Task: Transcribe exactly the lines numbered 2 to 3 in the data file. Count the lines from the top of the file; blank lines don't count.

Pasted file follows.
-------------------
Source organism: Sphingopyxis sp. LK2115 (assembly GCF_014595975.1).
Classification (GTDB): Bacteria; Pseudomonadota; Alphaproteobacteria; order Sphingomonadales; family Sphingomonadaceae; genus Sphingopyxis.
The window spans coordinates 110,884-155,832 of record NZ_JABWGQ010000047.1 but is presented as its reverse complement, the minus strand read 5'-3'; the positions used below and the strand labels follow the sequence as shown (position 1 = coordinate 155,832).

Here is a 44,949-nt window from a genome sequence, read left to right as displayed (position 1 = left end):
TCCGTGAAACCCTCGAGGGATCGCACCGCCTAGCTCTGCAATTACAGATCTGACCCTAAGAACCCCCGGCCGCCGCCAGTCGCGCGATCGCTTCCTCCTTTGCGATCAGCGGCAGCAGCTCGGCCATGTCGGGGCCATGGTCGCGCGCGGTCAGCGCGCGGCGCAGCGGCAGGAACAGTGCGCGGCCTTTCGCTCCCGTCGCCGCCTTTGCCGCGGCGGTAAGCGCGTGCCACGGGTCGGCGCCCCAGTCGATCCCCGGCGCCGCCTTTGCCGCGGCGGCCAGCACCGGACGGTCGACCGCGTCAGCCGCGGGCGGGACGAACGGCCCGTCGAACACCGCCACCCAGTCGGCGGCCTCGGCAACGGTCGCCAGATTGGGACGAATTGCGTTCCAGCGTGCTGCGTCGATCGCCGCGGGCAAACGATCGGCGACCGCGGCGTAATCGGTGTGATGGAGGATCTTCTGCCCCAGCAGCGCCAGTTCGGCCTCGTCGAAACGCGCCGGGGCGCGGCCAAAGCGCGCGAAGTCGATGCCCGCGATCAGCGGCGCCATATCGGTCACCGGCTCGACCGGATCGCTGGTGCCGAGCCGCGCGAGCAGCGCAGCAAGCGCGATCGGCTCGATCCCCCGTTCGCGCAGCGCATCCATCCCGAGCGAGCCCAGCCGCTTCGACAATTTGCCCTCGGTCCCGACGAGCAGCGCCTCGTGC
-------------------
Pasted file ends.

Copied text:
Classification (GTDB): Bacteria; Pseudomonadota; Alphaproteobacteria; order Sphingomonadales; family Sphingomonadaceae; genus Sphingopyxis.
The window spans coordinates 110,884-155,832 of record NZ_JABWGQ010000047.1 but is presented as its reverse complement, the minus strand read 5'-3'; the positions used below and the strand labels follow the sequence as shown (position 1 = coordinate 155,832).